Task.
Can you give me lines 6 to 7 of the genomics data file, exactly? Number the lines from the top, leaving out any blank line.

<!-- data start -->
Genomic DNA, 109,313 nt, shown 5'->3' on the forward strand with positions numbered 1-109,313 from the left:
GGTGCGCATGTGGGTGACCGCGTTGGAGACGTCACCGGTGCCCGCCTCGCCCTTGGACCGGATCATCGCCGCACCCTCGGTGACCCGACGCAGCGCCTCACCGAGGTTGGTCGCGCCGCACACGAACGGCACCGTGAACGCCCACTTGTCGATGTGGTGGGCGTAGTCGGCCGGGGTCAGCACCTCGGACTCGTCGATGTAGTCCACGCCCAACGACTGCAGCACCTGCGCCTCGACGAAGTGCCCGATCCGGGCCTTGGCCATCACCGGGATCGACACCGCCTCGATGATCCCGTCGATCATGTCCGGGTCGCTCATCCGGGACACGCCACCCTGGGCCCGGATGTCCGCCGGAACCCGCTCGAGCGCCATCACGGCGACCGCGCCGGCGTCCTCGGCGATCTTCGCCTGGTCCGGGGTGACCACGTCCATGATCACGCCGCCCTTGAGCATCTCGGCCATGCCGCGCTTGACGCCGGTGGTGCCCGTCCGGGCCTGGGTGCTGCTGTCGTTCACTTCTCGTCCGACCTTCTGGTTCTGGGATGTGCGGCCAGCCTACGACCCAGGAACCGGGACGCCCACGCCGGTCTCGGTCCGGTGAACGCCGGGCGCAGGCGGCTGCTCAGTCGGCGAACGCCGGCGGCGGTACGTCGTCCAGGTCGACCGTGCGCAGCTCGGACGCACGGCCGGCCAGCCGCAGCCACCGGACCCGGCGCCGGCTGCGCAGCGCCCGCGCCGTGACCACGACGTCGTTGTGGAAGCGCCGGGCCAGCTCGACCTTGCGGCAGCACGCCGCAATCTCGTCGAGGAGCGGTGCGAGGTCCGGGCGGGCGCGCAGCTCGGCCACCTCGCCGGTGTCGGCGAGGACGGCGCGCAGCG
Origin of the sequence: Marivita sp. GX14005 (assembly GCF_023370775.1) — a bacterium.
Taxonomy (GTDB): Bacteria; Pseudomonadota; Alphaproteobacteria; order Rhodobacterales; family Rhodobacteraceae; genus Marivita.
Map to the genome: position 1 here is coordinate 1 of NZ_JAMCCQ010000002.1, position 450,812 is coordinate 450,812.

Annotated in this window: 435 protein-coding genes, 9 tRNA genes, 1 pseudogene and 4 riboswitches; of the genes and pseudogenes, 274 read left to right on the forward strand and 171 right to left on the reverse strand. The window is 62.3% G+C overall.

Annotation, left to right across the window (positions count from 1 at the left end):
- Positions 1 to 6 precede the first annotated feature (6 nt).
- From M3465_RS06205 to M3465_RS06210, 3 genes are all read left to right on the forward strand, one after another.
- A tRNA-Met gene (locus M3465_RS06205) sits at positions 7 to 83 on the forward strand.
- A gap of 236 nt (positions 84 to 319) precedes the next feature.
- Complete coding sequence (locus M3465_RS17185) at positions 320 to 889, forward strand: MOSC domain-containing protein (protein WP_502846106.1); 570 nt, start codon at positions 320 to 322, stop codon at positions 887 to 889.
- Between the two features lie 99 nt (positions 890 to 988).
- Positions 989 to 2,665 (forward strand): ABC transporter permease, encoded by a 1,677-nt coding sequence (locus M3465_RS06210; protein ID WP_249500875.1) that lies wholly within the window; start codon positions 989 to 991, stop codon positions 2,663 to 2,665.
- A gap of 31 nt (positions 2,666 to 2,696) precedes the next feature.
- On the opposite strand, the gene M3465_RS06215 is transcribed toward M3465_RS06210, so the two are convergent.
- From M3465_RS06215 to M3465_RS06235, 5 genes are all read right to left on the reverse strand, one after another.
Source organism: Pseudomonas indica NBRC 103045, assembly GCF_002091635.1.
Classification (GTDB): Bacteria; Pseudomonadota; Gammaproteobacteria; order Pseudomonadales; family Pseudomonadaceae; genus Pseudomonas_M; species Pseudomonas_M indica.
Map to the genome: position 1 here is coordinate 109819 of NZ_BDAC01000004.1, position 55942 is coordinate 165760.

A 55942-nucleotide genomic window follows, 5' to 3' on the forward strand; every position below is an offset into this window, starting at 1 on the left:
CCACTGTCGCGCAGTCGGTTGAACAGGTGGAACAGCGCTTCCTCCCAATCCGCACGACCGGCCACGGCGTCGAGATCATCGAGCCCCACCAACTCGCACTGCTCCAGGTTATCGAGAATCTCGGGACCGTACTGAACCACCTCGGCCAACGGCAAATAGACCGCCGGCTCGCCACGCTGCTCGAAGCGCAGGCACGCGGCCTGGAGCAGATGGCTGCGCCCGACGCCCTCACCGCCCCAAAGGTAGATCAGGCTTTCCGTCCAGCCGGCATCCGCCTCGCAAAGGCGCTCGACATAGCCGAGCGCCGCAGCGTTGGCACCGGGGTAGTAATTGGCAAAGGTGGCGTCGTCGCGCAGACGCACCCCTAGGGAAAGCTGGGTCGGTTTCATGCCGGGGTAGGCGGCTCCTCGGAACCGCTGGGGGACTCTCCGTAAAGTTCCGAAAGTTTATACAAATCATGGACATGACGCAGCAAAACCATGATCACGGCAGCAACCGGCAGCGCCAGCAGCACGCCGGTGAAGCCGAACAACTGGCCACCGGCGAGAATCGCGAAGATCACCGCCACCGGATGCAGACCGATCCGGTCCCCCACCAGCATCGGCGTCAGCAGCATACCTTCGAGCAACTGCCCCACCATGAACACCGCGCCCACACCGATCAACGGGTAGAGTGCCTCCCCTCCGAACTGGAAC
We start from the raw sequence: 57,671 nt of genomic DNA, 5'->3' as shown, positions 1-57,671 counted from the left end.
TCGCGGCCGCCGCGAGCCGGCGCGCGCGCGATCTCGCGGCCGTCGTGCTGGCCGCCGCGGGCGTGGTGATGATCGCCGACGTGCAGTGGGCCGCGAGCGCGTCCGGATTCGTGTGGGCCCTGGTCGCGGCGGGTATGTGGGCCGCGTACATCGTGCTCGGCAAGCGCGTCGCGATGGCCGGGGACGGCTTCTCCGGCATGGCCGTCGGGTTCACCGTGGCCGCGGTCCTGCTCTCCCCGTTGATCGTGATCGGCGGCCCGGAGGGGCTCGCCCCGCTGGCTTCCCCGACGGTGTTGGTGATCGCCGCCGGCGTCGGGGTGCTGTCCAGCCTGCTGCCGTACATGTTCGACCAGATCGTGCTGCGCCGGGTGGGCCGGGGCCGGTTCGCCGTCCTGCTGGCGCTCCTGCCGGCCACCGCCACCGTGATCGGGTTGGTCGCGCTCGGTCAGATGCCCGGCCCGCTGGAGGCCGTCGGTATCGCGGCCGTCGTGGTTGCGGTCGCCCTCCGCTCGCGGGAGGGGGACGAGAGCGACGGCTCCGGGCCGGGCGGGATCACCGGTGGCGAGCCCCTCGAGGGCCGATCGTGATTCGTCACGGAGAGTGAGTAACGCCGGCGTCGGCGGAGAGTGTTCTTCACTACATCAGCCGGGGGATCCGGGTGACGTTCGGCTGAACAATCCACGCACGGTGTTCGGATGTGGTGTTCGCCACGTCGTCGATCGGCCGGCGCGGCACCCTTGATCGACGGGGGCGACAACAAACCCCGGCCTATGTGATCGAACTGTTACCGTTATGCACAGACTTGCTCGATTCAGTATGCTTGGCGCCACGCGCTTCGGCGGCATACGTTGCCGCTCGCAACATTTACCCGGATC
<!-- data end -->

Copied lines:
Annotated in this window: 435 protein-coding genes, 9 tRNA genes, 1 pseudogene and 4 riboswitches; of the genes and pseudogenes, 274 read left to right on the forward strand and 171 right to left on the reverse strand. The window is 62.3% G+C overall.

Annotation, left to right across the window (positions count from 1 at the left end):